I'm also working on a "feature by feature" comparison between several products that I'll be happy to share with the world at large once it is complete. (I used Microsoft Excel to create it)

So I'd be very appreciative if you could perhaps flesh out what you meant with that statement. I'd really like to know more.

Cheers... Rick :)
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docsope

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Hi Rick

Captivate is great for linking up with LMS's and IS able to be more inclusive ... but the developer/designers I come across don't seem that proficient in videos so everything seems to come out quite static looking (to me).   I do find Captivate to be quite 'slide' oriented and fiddly to build up, but it is great for Induction/Health & Safety/Money Laundering type e-learning.  

I've recently done a set of videos for a major world bank.  After I had done the first few, they asked me to recreate some e-learning that had been created by another company in Captivate, but users were complaining that it took an hour to do each course.   I created 20 minute Camtasia videos with knowledge checks and links to hidden sections at the end of the video to explain in more detail if they wanted to know more.  The videos had voice overs and subtitles (in 8 different languages), but did not use quizzing.  If they got the question wrong, it told them the correct answer.  All quite easy with hotspots jumping to different parts of the time line.  The client only wanted proof that they had viewed the majority of the video so that was all that was set up in LMS.  The feedback from users was extremely positive and they preferred it.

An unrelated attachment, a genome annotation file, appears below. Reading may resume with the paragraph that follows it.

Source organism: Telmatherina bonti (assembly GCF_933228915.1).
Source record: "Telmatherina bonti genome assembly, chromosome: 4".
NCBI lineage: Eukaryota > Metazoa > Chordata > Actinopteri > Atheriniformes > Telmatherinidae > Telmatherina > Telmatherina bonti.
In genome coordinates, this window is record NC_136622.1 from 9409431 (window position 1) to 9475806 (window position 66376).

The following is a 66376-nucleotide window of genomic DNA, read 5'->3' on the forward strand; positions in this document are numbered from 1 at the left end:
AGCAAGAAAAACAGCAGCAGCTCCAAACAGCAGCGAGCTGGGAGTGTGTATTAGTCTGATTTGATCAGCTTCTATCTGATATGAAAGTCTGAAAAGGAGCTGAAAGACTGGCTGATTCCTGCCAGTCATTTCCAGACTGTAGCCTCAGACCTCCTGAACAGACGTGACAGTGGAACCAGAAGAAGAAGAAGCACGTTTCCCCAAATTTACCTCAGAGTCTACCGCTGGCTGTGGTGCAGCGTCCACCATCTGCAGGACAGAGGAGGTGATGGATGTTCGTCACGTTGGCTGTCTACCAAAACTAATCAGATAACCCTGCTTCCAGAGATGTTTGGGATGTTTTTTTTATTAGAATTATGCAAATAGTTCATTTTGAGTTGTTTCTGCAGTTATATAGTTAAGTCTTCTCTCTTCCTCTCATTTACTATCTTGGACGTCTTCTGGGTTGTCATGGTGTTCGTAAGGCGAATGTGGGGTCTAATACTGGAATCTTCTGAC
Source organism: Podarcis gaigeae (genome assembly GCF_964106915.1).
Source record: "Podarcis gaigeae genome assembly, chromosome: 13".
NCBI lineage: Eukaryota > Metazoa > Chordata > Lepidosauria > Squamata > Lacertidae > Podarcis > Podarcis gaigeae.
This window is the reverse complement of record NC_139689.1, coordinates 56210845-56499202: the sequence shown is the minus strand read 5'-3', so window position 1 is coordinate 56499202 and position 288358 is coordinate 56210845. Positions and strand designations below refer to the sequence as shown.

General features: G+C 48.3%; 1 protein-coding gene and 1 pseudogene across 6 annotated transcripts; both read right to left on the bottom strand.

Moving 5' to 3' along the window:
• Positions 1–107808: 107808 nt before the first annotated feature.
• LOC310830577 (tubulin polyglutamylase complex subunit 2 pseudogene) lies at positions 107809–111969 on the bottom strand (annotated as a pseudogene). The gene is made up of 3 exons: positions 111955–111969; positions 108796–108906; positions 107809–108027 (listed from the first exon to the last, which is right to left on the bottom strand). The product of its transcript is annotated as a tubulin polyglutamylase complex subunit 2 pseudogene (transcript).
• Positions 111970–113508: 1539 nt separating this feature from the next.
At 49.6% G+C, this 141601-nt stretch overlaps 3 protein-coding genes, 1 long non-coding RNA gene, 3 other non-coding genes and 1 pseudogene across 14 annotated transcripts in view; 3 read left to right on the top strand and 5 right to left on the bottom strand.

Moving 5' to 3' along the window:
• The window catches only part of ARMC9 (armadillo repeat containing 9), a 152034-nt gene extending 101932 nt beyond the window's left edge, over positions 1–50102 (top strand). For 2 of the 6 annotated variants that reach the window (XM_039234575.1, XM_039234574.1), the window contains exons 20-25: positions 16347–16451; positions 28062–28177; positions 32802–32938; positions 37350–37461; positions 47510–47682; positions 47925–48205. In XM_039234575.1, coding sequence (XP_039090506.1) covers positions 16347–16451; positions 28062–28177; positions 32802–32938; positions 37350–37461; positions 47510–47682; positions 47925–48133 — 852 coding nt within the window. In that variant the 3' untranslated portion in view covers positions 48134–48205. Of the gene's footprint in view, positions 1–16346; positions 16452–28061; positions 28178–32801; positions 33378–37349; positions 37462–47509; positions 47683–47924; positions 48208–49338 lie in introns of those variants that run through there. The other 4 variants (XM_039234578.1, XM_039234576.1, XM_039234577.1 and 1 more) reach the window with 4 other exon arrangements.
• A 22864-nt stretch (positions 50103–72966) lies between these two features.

OK Captivate can do a lot more interactively, the best of both worlds is embedding videos into Captivate.  I came from a Film & TV post production background, most Captivate developers I come across are scared to use video as they have no experience of voice overs and video editing.  This is the trouble (or is it - maybe it's more work for me!)

Certain tools should be used for certain jobs, I use Premiere Pro for complex video editing, Fireworks for image manipulation (for the simple edits I make, I prefer to use it rather than Photoshop), After Effects for High End Info-Graphic style videos, Captivate for e-learning where a lot of interaction is needed with the LMS and Camtasia for Software training (I specialise in SharePoint and O365).

I suppose the simple answer is that for software training, I find users seem to like to see the product being demonstrated rather than being asked to click through different slides.

I'll be really interested to see your comparisons when they're done

Docsope
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Rick Stone

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Thank you so very much for your reply! Most appreciated. So I can easily see where if folks are coming from a "video oriented" background, Captivate does seem quite "fiddly". And I also agree totally on your mention of things taking much longer to achieve in Captivate VS Camtasia. That's kind of my own rule of thumb. If folks are wanting that pure full motion video, I always recommend Camtasia. Hands down. But you can't beat Captivate if what you are wanting is a full on "simulation". That's where Captivate has the advantage over Camtasia.

One of the weaknesses I see with Captivate is with that whole "embedding videos" thing. Over in the Adobe forums I see so very many issues folks encounter with that aspect.

If you would be so kind as to email me privately, I'd appreciate your feedback on the comparison chart I'm developing. I'd like to see if (or what) I may have missed. It's sort of "fluxed up" at the moment. (my funny way of saying it's in a state of flux as I flesh it out).

If that appeals to you, please shoot me a private email at rickstone1975 (at) gmail (dot) com and I'll be happy to share it with you.

Cheers... Rick :)